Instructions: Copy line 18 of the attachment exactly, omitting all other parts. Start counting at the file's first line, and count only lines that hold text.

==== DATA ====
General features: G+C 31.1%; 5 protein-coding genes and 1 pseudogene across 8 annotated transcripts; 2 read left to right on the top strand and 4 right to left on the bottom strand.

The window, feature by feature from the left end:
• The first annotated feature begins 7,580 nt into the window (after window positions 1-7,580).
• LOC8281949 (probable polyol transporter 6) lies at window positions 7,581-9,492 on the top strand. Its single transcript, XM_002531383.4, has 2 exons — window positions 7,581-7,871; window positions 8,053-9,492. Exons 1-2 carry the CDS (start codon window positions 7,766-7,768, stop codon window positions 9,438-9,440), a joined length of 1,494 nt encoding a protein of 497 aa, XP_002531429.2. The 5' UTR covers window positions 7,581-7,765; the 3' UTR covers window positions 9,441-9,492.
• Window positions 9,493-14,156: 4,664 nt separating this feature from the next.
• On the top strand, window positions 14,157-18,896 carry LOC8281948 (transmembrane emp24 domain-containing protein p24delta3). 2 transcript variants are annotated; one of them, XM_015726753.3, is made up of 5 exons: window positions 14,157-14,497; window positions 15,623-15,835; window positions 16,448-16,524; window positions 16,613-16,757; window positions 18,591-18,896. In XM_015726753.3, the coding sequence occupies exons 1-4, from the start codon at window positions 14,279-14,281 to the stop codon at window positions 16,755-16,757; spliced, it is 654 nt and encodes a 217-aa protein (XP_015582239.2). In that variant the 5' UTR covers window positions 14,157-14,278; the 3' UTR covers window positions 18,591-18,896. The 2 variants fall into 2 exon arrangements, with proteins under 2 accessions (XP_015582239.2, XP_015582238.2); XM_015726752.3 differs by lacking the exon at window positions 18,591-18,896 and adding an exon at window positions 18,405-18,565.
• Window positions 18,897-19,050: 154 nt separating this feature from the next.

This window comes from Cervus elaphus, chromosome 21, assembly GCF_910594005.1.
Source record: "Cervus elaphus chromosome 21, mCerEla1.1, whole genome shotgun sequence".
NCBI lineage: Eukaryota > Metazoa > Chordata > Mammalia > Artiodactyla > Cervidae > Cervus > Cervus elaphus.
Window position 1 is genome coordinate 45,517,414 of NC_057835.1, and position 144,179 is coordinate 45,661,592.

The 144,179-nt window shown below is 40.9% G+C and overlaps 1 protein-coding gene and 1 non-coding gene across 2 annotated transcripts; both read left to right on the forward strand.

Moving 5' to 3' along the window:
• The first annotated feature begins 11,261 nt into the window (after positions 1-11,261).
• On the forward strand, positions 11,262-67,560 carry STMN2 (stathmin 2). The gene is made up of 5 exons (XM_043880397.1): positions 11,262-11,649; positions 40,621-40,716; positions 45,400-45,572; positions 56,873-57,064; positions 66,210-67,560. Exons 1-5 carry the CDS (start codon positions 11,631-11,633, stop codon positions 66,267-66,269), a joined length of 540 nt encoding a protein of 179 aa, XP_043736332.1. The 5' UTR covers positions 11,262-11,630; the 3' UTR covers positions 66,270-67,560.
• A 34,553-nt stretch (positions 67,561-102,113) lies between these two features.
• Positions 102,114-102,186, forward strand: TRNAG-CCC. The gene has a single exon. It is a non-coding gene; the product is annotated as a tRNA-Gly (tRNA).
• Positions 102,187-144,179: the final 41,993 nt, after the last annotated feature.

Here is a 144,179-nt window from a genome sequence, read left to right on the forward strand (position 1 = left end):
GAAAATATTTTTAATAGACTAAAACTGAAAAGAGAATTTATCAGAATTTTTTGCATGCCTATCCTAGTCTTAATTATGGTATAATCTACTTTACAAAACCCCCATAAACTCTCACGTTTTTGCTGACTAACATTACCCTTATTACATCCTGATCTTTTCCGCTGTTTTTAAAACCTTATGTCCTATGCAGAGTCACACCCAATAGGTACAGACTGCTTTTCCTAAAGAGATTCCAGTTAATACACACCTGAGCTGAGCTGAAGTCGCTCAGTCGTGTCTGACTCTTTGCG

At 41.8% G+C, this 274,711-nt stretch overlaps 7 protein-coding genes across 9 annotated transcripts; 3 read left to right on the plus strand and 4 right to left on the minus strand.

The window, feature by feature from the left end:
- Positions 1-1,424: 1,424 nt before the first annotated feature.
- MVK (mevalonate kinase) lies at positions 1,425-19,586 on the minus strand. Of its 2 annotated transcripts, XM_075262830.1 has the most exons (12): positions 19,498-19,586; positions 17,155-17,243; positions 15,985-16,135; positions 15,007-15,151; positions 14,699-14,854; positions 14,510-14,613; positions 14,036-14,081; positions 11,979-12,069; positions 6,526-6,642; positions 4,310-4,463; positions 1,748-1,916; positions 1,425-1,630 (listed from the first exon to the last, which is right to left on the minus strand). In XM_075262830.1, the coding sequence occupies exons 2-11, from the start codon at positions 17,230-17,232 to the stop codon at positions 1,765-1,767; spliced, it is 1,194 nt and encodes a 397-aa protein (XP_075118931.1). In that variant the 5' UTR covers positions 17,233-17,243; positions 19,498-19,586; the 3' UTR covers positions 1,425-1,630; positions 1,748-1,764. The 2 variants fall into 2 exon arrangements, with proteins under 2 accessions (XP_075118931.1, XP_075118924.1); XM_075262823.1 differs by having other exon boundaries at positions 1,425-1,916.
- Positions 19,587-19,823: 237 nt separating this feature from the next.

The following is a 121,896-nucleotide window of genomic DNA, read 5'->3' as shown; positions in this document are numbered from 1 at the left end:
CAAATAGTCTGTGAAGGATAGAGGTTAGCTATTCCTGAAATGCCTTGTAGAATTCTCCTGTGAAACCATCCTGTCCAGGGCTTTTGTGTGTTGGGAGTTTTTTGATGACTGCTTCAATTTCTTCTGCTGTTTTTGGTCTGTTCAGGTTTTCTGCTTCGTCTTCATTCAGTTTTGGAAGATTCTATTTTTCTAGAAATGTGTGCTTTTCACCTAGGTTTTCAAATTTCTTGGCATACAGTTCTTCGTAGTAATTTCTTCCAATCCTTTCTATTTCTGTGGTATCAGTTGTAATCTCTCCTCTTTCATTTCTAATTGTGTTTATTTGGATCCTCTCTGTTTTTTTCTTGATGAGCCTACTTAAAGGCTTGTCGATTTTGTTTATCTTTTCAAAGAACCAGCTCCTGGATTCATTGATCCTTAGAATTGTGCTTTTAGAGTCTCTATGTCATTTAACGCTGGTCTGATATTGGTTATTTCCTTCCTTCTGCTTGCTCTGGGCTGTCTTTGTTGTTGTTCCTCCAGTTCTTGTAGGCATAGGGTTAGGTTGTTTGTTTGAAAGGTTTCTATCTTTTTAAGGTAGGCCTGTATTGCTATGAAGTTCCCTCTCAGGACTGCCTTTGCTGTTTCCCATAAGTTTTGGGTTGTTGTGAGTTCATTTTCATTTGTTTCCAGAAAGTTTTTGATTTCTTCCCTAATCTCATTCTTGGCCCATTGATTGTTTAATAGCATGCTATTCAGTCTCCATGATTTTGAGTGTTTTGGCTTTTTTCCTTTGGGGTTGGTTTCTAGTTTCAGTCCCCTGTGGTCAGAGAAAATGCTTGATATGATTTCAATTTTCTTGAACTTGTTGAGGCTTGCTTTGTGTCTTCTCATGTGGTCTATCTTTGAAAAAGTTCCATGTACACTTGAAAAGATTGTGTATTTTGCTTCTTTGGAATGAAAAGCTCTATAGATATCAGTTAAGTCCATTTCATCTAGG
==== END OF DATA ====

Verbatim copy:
• Positions 102,187-144,179: the final 41,993 nt, after the last annotated feature.